Brochures about the history of Slovakia 1939-1990

The Nation’s Memory Institute in Slovakia in cooperation with European Network Remembrance and Solidarity has prepared a series of brochures regarding the history of Slovakia 1939-1990. The brochures can be especially useful for teachers and students and for all those who seek basic knowledge about the totalitarian regimes and their consequences in Slovakia.

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Workshops: “Enno Meyer - Life and Works” within the cycle: Europäische Persönlichkeiten des 20. Jahrhunderts

8-9 October, Oldenburg, Germany

A workshop devoted to Dr. Enno Meyer took place on 8-9 October in Oldenburg. Dr. Enno Meyer (1913 - 1996) was a teacher of history, geography and German at the Hindenburg School (today Herbart-Gymnasium) in Oldenburg. His experiences on the Eastern Front of the Second World War awakened his interest in Polish history.

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Polish edition of “With Dance Shoes in Siberian Snows” by Sandra Kalniete

The Polish translation of the book With Dance Shoes in Siberian Snows (W butach do tańca przez syberyjskie śniegi ) was published in May 2015 in cooperation with Znak, a publishing house. With Dance Shoes in Siberian Snows, written by Sandra Kalniete, a Latvian politician and diplomat, is a memoir of the author’s family banishment from Latvia to Siberia.

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European studies on young people’s attitudes to totalitarianisms

How do today’s young people imagine a totalitarian system? What are their sources of knowledge concerning Nazism, communism or fascism? Can they see differences and similarities in particular forms of totalitarian ideology? What emotions are evoked today in secondary-school or university students by memories of those who were young when such regimes reigned supreme? Does the young generation consider a return to totalitarian systems in Europe to be a plausible option?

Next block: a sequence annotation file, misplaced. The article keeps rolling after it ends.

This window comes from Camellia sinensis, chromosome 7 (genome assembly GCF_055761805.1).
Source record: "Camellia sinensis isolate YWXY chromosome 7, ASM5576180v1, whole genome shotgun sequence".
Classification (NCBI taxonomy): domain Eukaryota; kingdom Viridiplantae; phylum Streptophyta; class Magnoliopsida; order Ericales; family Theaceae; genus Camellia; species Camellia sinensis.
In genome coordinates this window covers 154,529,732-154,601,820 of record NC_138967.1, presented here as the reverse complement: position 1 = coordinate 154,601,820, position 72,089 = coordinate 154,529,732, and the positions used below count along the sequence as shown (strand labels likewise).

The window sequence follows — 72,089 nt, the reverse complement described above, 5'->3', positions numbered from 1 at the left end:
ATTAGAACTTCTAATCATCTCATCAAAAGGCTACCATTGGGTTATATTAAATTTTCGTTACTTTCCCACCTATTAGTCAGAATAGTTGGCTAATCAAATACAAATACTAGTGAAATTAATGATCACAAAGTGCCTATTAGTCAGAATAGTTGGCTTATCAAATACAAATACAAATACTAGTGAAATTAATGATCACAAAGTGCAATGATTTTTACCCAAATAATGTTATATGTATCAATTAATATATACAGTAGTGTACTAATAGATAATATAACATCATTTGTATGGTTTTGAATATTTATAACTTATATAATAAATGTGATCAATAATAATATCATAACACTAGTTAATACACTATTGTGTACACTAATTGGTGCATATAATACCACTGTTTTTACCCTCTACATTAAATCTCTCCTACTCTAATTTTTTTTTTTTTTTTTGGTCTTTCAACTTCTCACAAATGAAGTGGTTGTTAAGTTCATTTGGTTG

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Genealogies of Memory Workshops

Warsaw, 7-8 December 2015

In November 2015 a book titled “Memory and Change in Europe. Eastern Perspectives” was published by Berghahn Books. It is the outcome of the “Genealogies of Memory” project’s first few years of activity. The book was a starting point for this year’s edition of the project. Memory scholars were invited to participate in workshops where they would discuss the current state of research on memory and offer perspectives on the future development of the field.

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